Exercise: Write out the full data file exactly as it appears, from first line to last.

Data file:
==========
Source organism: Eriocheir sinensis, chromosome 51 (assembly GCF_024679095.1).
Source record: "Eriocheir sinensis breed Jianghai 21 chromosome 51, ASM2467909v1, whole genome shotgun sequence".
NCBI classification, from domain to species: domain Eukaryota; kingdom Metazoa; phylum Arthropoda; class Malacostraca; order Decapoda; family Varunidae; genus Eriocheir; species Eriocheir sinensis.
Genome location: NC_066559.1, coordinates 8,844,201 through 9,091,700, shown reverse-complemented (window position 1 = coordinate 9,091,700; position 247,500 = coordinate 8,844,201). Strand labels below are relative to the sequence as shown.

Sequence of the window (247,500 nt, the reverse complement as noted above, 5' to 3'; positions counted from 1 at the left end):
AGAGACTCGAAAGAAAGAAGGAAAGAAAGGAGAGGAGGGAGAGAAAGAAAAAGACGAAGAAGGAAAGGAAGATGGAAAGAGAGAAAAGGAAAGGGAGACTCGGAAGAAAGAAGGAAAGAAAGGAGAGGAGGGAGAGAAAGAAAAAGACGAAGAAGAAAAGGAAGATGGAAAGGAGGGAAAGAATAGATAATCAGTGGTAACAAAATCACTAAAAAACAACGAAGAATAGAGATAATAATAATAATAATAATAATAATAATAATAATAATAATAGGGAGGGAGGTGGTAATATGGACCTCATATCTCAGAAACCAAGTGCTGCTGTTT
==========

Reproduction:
Source organism: Eriocheir sinensis, chromosome 51 (assembly GCF_024679095.1).
Source record: "Eriocheir sinensis breed Jianghai 21 chromosome 51, ASM2467909v1, whole genome shotgun sequence".
NCBI classification, from domain to species: domain Eukaryota; kingdom Metazoa; phylum Arthropoda; class Malacostraca; order Decapoda; family Varunidae; genus Eriocheir; species Eriocheir sinensis.
Genome location: NC_066559.1, coordinates 8,844,201 through 9,091,700, shown reverse-complemented (window position 1 = coordinate 9,091,700; position 247,500 = coordinate 8,844,201). Strand labels below are relative to the sequence as shown.

Sequence of the window (247,500 nt, the reverse complement as noted above, 5' to 3'; positions counted from 1 at the left end):
AGAGACTCGAAAGAAAGAAGGAAAGAAAGGAGAGGAGGGAGAGAAAGAAAAAGACGAAGAAGGAAAGGAAGATGGAAAGAGAGAAAAGGAAAGGGAGACTCGGAAGAAAGAAGGAAAGAAAGGAGAGGAGGGAGAGAAAGAAAAAGACGAAGAAGAAAAGGAAGATGGAAAGGAGGGAAAGAATAGATAATCAGTGGTAACAAAATCACTAAAAAACAACGAAGAATAGAGATAATAATAATAATAATAATAATAATAATAATAATAATAATAGGGAGGGAGGTGGTAATATGGACCTCATATCTCAGAAACCAAGTGCTGCTGTTT